Dutch media reports only increased in numbers after the widows of Rawagede won their lawsuits in 2011. Before that, Dutch research institutions had never bothered to call for a largescale investigation.

That this project was merely about damage-control to serve the interests of the Dutch State is reflected in their starting point. At the basis of this study is the colonial notion of “extreme” or “excessive violence”. This is a colonial notion as it implies that “normal violence” exists.

It suggests that apart from the violence that “crossed the line”, there was also violence that was “not too bad”. To me, this is the same as saying that colonialism had “good and bad sides”. This leveling of violence without analyzing colonialism means that they are not condemning the Dutch occupation as such.

The conclusion that “extreme violence” was not exceptional but “structural” is now celebrated as a major breakthrough. Yet, the countless files and documents produced within the context of the KUKB-hearings already alarmed the Dutch state from 2008 onward that it was just the tip of the iceberg.

The balancing act of the Dutch research team feels as if it wanted to know the exact “weight” of the violence in terms of calculating the exact percentage of the amount “bad” versus “less bad”.

This approach avoids the most important question that Pondaag repeatedly asks: “Where did the Netherlands get the right to consider an area 18,000 kilometers away as its property?” By using “extreme violence” the researchers assume that the Netherlands owned this right.

That the project is not independent is also reflected in the deliberate avoidance of the term “war crimes”, which has a stronger meaning within a legal context. This is remarkable because the participating researchers did use “war crimes” before in other publications. For example, in 2015 project leader Gert Oostindie used “war crimes” all the time in his book Soldaat in Indonesië (Soldier in Indonesia). So why reverse it now?

In the summary, the research team states that it used “extreme violence” as a neutral replacement of the word “war crimes” to keep “deliberate distance from frameworks and concepts in modern international law.”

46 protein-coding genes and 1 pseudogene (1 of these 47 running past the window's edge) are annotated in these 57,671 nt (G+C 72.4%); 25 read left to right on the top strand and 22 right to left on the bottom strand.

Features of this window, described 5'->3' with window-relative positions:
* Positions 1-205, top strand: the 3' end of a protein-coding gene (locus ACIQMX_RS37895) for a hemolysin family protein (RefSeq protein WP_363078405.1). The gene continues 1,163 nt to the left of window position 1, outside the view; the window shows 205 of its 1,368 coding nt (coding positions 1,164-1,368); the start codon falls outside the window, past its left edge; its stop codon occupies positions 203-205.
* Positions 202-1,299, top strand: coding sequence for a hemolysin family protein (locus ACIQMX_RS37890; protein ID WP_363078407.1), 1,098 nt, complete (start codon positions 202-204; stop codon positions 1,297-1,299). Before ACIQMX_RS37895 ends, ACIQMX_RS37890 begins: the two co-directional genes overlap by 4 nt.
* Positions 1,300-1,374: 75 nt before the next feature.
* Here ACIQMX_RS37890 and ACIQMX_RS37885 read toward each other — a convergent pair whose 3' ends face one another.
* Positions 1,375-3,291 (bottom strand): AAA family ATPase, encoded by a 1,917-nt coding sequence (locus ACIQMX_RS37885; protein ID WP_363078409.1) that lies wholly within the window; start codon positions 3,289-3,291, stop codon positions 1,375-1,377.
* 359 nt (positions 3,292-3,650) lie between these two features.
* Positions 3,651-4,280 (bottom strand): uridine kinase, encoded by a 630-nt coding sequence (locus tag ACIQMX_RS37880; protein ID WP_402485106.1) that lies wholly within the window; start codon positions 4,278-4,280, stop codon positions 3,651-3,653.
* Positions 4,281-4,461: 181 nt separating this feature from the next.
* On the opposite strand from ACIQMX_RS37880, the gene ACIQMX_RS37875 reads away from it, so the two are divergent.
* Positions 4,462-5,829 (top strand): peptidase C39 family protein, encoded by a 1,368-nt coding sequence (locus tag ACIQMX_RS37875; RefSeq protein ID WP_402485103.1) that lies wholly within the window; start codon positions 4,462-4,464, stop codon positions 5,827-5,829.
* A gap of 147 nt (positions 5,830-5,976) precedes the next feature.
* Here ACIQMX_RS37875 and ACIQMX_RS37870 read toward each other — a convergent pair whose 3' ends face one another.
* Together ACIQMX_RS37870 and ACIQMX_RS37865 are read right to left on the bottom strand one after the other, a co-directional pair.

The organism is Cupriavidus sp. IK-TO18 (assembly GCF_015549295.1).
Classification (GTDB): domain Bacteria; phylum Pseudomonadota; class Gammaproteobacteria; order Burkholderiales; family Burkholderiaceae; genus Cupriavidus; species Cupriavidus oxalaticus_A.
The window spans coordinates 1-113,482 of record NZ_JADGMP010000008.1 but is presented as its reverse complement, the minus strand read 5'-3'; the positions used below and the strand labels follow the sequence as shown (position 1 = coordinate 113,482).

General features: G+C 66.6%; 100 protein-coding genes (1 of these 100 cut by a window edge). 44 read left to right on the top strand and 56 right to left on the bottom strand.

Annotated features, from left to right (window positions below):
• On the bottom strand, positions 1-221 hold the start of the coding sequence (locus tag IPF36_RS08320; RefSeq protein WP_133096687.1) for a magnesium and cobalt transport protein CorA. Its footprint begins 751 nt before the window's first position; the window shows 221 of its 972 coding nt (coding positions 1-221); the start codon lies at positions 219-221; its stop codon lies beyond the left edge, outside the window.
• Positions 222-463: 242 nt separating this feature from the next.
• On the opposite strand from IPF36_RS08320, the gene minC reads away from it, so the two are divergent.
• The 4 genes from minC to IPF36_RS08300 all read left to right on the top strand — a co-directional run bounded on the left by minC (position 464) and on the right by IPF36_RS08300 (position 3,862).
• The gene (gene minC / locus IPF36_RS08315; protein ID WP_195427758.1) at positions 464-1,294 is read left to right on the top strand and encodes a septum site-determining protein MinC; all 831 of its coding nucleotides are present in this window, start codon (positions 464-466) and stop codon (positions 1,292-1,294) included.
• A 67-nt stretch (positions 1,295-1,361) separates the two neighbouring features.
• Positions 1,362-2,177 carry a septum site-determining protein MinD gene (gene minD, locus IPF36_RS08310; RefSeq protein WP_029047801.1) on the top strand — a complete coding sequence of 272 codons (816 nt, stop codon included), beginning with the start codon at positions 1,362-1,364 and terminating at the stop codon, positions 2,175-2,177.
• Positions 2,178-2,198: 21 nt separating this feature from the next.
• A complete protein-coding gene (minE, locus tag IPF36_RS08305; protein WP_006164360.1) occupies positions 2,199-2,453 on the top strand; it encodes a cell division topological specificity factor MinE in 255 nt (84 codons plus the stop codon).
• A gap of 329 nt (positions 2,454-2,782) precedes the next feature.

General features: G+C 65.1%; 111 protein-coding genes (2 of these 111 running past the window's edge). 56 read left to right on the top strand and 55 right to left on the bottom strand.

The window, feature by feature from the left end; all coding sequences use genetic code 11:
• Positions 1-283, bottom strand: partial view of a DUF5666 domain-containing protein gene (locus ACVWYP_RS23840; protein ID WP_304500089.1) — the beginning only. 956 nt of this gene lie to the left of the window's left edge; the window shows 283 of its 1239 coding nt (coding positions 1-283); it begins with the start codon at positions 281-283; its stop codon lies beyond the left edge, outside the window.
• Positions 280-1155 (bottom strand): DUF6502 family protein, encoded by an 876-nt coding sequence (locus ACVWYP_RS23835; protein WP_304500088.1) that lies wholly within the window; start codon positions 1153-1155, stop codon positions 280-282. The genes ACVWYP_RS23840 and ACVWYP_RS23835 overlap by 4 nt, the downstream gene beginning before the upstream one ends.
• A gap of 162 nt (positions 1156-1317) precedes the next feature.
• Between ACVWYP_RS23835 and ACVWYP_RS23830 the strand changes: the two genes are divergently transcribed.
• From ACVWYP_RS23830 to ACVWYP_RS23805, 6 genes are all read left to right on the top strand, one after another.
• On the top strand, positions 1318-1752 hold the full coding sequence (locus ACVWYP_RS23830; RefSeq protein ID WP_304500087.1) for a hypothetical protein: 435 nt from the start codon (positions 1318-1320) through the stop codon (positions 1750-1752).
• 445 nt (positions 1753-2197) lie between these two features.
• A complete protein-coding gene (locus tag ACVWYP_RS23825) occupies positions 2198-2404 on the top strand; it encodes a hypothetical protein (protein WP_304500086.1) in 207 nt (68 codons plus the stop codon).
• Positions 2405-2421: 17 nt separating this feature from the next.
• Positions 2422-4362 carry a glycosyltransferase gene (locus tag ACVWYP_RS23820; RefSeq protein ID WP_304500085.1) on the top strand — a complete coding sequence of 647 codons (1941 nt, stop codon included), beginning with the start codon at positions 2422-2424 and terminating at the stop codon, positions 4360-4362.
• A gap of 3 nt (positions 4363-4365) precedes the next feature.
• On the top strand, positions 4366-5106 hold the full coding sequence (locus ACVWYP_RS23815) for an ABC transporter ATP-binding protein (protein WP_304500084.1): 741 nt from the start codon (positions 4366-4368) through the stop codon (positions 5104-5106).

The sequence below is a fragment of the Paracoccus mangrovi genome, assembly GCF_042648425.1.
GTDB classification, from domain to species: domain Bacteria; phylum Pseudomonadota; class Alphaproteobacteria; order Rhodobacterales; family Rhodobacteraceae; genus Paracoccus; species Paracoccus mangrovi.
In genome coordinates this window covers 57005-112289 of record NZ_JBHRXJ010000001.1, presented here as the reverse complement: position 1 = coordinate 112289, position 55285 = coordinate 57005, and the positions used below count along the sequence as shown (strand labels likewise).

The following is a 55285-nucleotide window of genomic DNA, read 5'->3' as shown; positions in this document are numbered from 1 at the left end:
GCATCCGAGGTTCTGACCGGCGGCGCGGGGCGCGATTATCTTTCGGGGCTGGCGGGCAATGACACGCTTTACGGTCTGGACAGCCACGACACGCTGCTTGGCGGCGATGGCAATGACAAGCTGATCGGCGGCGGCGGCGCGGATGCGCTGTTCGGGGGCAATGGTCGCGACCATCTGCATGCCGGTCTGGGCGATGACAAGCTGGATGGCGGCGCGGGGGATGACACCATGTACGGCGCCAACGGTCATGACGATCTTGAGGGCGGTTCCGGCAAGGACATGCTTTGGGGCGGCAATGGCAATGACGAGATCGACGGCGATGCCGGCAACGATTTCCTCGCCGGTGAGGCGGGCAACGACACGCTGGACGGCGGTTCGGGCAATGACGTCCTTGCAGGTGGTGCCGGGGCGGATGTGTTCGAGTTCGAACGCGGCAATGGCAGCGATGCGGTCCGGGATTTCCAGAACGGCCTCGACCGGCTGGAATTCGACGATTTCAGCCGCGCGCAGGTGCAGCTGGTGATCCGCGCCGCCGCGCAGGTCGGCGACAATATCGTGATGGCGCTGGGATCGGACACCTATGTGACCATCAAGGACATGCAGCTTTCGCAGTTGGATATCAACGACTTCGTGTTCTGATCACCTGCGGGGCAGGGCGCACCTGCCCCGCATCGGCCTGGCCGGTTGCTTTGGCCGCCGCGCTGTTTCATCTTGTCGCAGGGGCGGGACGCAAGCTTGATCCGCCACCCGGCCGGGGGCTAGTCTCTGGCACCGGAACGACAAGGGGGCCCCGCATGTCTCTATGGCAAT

Of course, the Dutch researchers claim that they were not bound by government restrictions. But is it true? With their deliberate distancing from international law, it seems that the Dutch researchers want to prevent the possibility that their results are used by Indonesians who may want to sue the Dutch state via the KUKB. It raises the question, for whom this research was done? Clearly not for those who suffered from the violent reoccupation.

Once again, like in 2017 when I took part in the panel discussion, I totally disagree with the majority of my fellows. The self-congratulatory language of Dutch articles pouring in now is quite overwhelming. The dominant message is: The Dutch researchers did an amazing job in being self-critical, the results of this study are “tough”, “controversial”, “eye-opening” and allegedly “unpleasant” for the Dutch government, which is now going to change its official statement. Prime Minister Mark Rutte even apologized. However, like the apologies of the Dutch King in March 2020, this is empty. As long as its starting point is “extreme violence” this is the opposite of a self-critical investigation. In 2017 I already felt it but now I am certain: this was a smooth cover-up by the Dutch government. The 4.1 million euros (US$4.64 million) were only spent to stop Indonesians from going to court.
The writer is a historian and the founder of Histori Bersama.